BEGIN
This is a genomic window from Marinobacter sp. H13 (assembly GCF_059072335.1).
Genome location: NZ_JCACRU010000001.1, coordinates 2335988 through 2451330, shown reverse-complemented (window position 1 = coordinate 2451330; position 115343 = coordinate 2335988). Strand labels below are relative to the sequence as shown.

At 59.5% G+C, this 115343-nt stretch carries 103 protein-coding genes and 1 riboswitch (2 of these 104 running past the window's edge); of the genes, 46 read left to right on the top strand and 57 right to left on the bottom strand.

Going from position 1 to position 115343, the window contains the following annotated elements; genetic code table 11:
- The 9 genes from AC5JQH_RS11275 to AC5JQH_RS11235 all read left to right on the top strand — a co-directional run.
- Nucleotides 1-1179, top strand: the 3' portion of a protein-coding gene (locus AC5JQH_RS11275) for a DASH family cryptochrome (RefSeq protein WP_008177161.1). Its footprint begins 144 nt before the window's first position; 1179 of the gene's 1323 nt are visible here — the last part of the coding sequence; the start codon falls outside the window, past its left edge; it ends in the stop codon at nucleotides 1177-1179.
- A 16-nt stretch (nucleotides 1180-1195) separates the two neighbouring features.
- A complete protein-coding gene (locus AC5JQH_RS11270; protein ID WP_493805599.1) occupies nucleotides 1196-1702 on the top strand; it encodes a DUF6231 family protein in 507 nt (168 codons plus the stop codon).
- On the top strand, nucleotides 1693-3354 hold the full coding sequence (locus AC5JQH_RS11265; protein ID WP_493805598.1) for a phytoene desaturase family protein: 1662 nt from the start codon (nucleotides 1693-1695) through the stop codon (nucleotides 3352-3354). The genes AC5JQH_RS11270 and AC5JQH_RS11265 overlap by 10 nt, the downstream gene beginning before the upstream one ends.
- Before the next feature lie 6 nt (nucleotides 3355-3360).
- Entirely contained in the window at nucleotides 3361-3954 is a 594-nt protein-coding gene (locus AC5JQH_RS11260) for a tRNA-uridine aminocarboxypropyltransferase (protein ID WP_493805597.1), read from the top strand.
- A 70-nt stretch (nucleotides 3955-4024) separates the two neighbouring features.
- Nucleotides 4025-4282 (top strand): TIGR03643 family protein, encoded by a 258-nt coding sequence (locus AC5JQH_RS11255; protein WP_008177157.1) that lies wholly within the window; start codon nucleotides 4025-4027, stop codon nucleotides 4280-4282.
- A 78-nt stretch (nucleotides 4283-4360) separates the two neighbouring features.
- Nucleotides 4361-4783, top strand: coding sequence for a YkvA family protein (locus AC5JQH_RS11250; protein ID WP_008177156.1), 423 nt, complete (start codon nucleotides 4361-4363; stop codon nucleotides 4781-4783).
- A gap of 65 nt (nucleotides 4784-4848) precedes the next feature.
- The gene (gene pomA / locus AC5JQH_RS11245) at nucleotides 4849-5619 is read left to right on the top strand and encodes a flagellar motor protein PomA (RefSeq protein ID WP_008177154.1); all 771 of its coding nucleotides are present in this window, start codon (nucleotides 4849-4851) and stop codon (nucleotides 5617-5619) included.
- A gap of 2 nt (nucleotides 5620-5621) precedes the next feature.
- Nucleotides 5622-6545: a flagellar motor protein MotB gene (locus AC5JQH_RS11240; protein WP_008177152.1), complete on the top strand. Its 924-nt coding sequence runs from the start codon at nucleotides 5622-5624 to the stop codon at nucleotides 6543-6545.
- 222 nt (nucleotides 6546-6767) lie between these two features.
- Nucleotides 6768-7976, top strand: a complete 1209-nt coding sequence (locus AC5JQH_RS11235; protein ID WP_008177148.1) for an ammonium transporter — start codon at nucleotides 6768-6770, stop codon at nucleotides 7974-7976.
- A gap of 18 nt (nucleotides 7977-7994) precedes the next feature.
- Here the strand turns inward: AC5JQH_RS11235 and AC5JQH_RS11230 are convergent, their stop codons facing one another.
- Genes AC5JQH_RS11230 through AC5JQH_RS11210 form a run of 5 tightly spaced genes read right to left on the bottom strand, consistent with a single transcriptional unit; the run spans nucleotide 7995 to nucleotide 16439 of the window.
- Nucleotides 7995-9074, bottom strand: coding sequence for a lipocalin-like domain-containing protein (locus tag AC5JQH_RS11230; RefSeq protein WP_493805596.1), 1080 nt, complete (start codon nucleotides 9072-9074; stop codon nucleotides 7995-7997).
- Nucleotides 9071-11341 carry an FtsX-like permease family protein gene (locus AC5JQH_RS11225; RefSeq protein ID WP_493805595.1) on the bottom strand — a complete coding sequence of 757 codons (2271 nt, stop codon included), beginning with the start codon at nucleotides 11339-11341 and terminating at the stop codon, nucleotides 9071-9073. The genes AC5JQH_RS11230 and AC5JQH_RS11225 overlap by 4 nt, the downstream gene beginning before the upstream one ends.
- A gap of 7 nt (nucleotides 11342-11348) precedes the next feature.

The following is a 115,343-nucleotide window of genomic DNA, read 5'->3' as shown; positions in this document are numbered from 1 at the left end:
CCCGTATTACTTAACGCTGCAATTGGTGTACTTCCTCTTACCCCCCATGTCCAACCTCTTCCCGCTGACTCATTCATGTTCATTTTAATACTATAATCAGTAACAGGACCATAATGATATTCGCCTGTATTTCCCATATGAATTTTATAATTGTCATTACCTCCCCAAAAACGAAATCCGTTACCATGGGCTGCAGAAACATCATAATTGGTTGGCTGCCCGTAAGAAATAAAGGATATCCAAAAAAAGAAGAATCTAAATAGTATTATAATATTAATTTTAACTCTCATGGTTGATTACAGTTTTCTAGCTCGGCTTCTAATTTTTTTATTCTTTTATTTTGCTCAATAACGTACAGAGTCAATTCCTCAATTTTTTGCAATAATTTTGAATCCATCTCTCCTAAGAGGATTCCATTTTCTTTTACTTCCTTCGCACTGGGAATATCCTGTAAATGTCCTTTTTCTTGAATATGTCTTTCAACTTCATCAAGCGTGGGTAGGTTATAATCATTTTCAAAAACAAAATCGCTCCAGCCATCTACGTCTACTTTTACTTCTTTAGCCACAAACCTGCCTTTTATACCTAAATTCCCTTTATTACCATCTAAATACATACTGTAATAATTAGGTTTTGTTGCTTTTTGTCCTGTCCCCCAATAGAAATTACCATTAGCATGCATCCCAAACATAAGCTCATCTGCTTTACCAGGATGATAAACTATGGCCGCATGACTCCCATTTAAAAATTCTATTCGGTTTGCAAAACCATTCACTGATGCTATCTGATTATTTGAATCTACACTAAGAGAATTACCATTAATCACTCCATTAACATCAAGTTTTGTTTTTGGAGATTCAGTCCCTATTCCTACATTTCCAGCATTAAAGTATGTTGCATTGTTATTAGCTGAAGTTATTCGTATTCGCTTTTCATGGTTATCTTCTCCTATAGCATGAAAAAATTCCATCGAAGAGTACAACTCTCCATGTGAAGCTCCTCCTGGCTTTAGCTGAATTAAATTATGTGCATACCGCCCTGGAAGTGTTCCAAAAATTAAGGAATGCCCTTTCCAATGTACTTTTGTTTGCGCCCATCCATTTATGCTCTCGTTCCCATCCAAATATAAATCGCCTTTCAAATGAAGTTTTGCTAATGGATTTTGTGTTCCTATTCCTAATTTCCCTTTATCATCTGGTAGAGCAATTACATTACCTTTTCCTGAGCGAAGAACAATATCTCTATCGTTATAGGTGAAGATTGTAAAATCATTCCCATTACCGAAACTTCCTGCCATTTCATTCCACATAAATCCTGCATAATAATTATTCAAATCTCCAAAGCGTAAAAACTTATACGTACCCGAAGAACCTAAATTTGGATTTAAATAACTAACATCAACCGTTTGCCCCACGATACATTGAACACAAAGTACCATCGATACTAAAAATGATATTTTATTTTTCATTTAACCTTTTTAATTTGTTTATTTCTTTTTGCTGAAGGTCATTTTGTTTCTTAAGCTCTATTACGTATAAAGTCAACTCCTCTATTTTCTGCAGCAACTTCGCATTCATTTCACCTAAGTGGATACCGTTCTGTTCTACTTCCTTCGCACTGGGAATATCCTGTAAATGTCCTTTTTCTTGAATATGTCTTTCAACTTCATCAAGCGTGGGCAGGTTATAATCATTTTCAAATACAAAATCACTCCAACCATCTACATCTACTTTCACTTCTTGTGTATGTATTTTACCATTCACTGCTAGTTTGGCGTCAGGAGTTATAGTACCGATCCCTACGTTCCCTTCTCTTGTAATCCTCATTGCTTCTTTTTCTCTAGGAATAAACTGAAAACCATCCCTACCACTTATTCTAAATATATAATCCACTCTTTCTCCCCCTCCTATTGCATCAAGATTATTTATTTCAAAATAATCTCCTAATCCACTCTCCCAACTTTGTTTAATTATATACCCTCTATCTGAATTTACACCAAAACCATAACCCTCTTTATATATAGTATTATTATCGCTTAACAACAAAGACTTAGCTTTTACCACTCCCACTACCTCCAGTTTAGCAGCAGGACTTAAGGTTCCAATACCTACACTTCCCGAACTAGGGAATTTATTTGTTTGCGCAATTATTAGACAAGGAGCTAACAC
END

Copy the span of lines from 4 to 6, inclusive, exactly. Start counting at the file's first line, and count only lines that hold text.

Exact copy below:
Going from position 1 to position 115343, the window contains the following annotated elements; genetic code table 11:
- The 9 genes from AC5JQH_RS11275 to AC5JQH_RS11235 all read left to right on the top strand — a co-directional run.
- Nucleotides 1-1179, top strand: the 3' portion of a protein-coding gene (locus AC5JQH_RS11275) for a DASH family cryptochrome (RefSeq protein WP_008177161.1). Its footprint begins 144 nt before the window's first position; 1179 of the gene's 1323 nt are visible here — the last part of the coding sequence; the start codon falls outside the window, past its left edge; it ends in the stop codon at nucleotides 1177-1179.